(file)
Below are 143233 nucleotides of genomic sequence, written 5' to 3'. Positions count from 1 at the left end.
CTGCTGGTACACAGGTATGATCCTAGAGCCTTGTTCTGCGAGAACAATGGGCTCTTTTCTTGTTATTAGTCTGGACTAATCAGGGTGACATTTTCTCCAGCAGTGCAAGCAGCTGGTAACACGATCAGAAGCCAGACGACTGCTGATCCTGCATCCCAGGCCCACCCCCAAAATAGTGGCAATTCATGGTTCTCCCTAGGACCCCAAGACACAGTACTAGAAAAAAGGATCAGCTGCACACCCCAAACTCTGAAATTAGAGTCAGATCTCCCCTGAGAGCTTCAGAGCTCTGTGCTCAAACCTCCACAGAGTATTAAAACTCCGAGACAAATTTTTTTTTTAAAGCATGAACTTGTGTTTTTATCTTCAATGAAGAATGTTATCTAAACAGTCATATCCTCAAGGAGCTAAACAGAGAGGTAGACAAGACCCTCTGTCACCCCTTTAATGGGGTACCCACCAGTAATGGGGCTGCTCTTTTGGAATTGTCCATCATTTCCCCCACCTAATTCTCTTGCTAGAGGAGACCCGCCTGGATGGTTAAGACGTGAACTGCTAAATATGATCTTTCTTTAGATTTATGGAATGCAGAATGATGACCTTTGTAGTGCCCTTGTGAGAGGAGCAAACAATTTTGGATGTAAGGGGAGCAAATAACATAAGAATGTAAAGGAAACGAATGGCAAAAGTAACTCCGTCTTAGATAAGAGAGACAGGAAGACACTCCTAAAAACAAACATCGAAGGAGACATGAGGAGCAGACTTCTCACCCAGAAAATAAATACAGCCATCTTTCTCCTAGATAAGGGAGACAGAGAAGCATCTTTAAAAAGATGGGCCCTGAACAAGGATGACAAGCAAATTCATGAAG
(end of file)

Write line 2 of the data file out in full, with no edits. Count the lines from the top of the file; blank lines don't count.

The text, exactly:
CTGCTGGTACACAGGTATGATCCTAGAGCCTTGTTCTGCGAGAACAATGGGCTCTTTTCTTGTTATTAGTCTGGACTAATCAGGGTGACATTTTCTCCAGCAGTGCAAGCAGCTGGTAACACGATCAGAAGCCAGACGACTGCTGATCCTGCATCCCAGGCCCACCCCCAAAATAGTGGCAATTCATGGTTCTCCCTAGGACCCCAAGACACAGTACTAGAAAAAAGGATCAGCTGCACACCCCAAACTCTGAAATTAGAGTCAGATCTCCCCTGAGAGCTTCAGAGCTCTGTGCTCAAACCTCCACAGAGTATTAAAACTCCGAGACAAATTTTTTTTTTAAAGCATGAACTTGTGTTTTTATCTTCAATGAAGAATGTTATCTAAACAGTCATATCCTCAAGGAGCTAAACAGAGAGGTAGACAAGACCCTCTGTCACCCCTTTAATGGGGTACCCACCAGTAATGGGGCTGCTCTTTTGGAATTGTCCATCATTTCCCCCACCTAATTCTCTTGCTAGAGGAGACCCGCCTGGATGGTTAAGACGTGAACTGCTAAATATGATCTTTCTTTAGATTTATGGAATGCAGAATGATGACCTTTGTAGTGCCCTTGTGAGAGGAGCAAACAATTTTGGATGTAAGGGGAGCAAATAACATAAGAATGTAAAGGAAACGAATGGCAAAAGTAACTCCGTCTTAGATAAGAGAGACAGGAAGACACTCCTAAAAACAAACATCGAAGGAGACATGAGGAGCAGACTTCTCACCCAGAAAATAAATACAGCCATCTTTCTCCTAGATAAGGGAGACAGAGAAGCATCTTTAAAAAGATGGGCCCTGAACAAGGATGACAAGCAAATTCATGAAG